found it, without any ambition to extend its boundaries. Lord Ellenborough possessed a more powerful and vigorous mind. But his early reading beyond the walks of the common law does not seem to have been very extensive; and he manifests on many occasions a desire to bring down the maritime doctrines to the standard of the common law, rather than to give to the latter the expansion of universal jurisprudence. He was certainly a great judge, of a clear, decisive, and rapid mind, but devoted to England, and feeling little enthusiasm and less curiosity to embark in foreign studies. The times too, in which he lived, were not propitious to any extensive researches into continental jurisprudence. They were times of deep political and national struggles, when the spirit of war and conquest attempted to overturn the established doctrines of public law; and those who clung to old institutions felt, that resistance to innovation was safety, and that dangers lurked in ambush under the cover of general principles. Fortunate will it be, however, for England, if in the present peaceful times there shall be found a successor of Lord Mansfield, who breathes his liberal spirit, and fills up his splendid outline of principles.

It cannot, however, be disguised, that there is a national pride and loftiness of pretension occasionally mixed up in the character of Englishmen, which lead them, especially as public men, to look down, sometimes with contempt, but more generally with indifference, upon the usages, laws, and institutions of other countries. Nil admirari is not always a safe or useful national motto. The English bar is not exempt from this infirmity, and betrays it sometimes, when it would be more honorable to seek instruction from foreign sources. It is curious to observe, how little of foreign jurisprudence is brought into the discussions of their courts of common law (for it is far otherwise in their admiralty and civil law courts) up n topics, which seem most powerfully to demand its introduction. Even upon questions of the operation of the Lex Loci, how rarely has continental or even Scotch jurisprudence been cited with effect in these tribunals. Ireland is separated but by a narrow strait. Her jurisprudence is in substance that of England. Her most distinguished lawyers and judges have been bred in the English inns of court. In eloquence, in learning, in general ability, they are inferior to few in the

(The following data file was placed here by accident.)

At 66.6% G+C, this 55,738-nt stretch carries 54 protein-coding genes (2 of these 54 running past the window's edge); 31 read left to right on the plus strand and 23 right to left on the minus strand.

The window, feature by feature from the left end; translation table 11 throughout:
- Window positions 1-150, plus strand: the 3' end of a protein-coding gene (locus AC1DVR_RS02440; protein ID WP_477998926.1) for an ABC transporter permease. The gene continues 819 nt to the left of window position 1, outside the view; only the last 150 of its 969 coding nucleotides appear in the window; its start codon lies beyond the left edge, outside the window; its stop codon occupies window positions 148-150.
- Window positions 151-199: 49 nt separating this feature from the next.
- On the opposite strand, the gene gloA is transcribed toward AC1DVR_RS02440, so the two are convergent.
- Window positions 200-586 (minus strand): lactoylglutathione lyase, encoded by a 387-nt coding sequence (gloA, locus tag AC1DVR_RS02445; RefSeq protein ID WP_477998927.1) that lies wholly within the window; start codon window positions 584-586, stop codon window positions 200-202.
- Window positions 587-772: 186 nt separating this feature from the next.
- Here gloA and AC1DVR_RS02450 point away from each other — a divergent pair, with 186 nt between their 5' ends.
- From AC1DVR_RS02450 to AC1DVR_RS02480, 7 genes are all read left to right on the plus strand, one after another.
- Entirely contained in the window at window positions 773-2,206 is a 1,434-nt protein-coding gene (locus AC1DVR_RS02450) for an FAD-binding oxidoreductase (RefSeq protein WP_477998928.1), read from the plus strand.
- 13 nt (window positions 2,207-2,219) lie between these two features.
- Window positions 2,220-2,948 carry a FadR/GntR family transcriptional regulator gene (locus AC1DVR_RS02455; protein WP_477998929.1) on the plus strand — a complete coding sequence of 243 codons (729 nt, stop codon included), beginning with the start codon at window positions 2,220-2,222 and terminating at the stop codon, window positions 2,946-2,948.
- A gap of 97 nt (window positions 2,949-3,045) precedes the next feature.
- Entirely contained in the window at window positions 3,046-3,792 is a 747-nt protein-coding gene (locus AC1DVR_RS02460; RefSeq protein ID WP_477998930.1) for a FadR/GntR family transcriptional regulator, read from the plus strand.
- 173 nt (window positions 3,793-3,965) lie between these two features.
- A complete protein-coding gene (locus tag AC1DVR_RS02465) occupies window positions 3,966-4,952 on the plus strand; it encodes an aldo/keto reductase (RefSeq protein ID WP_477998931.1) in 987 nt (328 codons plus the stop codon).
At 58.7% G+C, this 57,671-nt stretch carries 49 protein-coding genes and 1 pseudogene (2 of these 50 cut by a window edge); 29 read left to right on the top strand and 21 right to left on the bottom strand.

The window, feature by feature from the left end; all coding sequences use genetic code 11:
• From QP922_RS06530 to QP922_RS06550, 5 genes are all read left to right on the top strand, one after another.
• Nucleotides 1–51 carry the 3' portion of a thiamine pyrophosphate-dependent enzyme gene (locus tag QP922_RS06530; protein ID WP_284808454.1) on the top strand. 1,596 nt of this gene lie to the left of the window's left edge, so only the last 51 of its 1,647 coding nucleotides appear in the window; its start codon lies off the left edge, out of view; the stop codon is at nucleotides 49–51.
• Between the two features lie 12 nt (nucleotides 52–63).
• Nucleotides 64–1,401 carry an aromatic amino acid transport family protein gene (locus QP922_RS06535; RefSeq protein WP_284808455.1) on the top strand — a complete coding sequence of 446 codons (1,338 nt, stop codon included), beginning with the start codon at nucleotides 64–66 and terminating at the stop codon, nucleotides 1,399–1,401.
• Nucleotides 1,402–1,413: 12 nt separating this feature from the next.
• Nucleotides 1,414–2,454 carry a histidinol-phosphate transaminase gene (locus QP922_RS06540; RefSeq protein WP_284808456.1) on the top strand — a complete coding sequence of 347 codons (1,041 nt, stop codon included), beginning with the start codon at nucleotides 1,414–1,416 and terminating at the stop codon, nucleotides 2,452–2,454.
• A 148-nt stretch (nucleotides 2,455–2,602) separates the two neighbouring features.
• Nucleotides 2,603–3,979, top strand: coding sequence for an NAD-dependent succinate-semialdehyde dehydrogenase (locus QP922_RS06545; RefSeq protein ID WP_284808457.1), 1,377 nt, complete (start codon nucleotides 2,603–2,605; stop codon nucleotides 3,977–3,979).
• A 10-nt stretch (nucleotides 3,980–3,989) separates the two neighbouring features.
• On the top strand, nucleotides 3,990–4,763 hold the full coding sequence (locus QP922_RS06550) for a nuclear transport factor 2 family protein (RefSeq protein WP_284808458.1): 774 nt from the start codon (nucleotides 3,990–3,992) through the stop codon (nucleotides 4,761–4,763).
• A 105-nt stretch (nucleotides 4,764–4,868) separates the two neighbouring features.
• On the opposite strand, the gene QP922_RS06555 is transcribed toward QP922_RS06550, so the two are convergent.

United Kingdom. Yet who ever heard the citation in an English court of an Irish decision? With the exception of a few of Lord Redesdale's, which probably owe their admittance into English society from his elevated rank in the House of Lords, we scarcely recollect any in the course of our reading. Why should they not be cited? Was Sir John Mitford, when he wrote his excellent treatise on Equity Pleadings, or held the office of Attorney General of England, superior to Lord Redesdale, when he held the seals of Ireland? Is Lord Manners less distinguished as an Irish Chancellor, than when he filled the office of a Baron of the English Exchequer ?

Perhaps it may be suggested as an apology, that the English law is of itself so vast a field, that it can scarcely be mastered, and it is unnecessary to attempt any foreign conquests; that the decisions of English judges are alone of authority, and it is unwise and impolitic to open wider inquiries, which would perplex and obstruct the already darkened and crowded avenues of professional studies. There is something plausible in such a suggestion; but it vanishes on a close examination of the subject. If the English common law were perfect in itself, and were susceptible of no improvement, it might justly refuse any foreign admixture. But no one would be so rash as to advance a pretension of this sort. The common law is gradually changing its old channels and wearing new. It has continual accessions on some sides, and in others leaves behind vast accumulations, which now serve little other purpose than to show, what were its former boundaries. What have become of the feudal tenures and the thousand questions of right and might, which formerly came home, not merely to the lords of the manors, but to every thatched cottage of the kingdom? What have become of real actions with all the complicated apparatus of proceedings, with which they so much perplexed, not to say confounded, and overwhelmed the profession? More than sixty years ago we were told, in the celebrated judgment of Taylor v. Horde, that the precise definition of what constituted a disseisin, was not then known and could not be traced in the books. And yet almost all the contests of the old law were upon questions, in which the law of disseisins was a material ingredient. What have become of the nice and curious distinctions in respect to uses